Last week, Alaska senators Lisa Murkowski (R), Dan Sullivan (R) and Rep. Don Young (R) asked Secretary of State John Kerry to negotiate with Canadian leaders to make sure appropriate environmental safeguards are in place for mine development in Southeast Alaska.
The congressional delegation explained the importance of this issue to Alaskans and the need for assurances that the water quality in transboundary waters between Alaska and Canada will be maintained.
“Like most Alaskans, we strongly support responsible mining, including mines in Southeast Alaska, but Alaskans need to have every confidence that mining activity in Canada is carried out just as safely as it is in our state,” read the letter. “Yet, today, that confidence does not exist…. Should there be an impact to the transboundary waters that flow from Canada to Alaska, our state’s fisheries, tourism, and Native peoples could all be hurt.”
The delegation proposed the State Department to work with Alaskans and the Obama Administration to urgently take all of the following actions:
— Encourage British Columbia officials to consider the cumulative impacts of mining and their potential impacts on transboundary waters during the review and approval process for mines.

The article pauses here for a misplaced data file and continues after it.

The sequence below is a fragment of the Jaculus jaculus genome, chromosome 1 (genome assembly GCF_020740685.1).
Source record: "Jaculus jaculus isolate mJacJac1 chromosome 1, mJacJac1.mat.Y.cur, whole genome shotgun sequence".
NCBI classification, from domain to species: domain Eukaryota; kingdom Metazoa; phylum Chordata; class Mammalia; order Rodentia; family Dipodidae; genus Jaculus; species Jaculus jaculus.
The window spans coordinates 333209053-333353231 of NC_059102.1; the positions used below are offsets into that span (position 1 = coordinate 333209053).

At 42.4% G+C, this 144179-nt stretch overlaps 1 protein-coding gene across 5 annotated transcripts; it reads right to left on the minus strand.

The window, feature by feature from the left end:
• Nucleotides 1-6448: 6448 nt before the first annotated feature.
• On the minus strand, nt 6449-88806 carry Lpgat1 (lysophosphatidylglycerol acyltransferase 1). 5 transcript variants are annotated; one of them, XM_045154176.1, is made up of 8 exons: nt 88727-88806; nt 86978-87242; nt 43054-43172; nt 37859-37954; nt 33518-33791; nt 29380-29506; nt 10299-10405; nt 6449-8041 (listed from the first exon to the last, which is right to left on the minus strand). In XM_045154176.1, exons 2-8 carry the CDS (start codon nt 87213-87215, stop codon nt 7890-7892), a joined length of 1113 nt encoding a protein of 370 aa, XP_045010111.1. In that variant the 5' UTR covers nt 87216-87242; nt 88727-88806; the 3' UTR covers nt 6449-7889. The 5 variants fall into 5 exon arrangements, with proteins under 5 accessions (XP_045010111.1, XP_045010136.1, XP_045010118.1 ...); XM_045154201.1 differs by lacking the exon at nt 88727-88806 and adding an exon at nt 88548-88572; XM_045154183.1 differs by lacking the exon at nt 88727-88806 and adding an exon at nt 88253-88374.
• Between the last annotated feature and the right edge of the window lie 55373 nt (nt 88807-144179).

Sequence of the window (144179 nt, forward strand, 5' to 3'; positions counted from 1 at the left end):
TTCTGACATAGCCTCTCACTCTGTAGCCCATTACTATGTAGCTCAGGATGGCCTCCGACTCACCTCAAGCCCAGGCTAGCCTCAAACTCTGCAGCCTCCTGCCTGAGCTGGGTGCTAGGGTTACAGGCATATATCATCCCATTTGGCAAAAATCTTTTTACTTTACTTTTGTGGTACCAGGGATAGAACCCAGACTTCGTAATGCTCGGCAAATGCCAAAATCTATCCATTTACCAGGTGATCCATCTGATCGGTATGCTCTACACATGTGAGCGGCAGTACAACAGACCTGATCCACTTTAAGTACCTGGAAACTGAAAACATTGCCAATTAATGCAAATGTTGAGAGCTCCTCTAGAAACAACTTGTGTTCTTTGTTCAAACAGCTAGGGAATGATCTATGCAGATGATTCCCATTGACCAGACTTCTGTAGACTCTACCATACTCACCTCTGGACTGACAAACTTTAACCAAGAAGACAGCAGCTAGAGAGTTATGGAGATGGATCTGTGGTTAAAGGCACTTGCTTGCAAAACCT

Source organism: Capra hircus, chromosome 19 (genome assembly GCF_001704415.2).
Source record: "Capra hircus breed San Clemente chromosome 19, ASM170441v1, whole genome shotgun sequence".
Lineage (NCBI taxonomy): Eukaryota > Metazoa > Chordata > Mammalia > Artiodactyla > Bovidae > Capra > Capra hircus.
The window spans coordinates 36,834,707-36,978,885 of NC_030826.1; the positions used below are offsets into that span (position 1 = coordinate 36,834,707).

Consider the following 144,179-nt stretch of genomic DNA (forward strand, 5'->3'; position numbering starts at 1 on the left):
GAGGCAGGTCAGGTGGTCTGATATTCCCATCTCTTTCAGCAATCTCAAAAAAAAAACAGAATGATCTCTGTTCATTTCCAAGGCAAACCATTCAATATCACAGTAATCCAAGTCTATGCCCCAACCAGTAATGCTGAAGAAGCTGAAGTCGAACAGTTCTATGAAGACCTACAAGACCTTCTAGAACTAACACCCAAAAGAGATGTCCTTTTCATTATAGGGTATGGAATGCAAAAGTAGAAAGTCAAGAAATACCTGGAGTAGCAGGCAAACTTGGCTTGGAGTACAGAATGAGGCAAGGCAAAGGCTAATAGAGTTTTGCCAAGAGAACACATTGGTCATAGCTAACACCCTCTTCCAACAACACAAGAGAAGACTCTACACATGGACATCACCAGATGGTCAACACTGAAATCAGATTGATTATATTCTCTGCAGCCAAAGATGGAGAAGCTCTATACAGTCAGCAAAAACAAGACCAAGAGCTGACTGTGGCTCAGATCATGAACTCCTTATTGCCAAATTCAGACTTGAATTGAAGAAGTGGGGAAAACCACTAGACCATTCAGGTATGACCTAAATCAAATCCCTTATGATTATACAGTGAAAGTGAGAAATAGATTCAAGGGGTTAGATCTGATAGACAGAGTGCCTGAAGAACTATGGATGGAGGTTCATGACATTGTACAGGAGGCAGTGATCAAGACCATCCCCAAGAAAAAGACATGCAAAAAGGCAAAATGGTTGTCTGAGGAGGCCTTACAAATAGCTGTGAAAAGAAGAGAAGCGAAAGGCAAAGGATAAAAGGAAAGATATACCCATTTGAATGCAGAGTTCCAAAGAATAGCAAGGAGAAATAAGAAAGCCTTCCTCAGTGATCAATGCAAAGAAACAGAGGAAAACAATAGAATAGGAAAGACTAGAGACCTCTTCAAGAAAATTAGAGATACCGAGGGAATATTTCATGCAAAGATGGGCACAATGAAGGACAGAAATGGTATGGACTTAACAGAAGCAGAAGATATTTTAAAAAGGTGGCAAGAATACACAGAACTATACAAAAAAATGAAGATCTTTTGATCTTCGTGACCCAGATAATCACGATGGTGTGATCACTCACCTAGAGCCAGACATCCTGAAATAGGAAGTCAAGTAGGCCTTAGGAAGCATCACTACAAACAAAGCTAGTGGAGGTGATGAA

— Determine whether an International Joint Commission reference is a suitable venue to determine whether Canadian mines are following “best practices” in treatment of wastewaters and acid-producing mine tailings – especially in light of the scientific reviews of the causes of the Mt. Polley tailing disposal dam failure.
— Establish a more formal consultation process with American state agencies, other federal agencies, tribes, and ANCSA corporations during Canadian mine permit reviews, similar to the American process of having participating entities during Environmental Impact Statement preparations.
— Support Environment Canada’s water quality study effort relating to the impacts of mining on transboundary waters.
— Support and work towards robust funding for water quality testing on the American side of the border to establish baseline water quality data, so that the U.S. can file for damages in the event of mining-related damage from Canadian mines.
The full text of the letter is available online.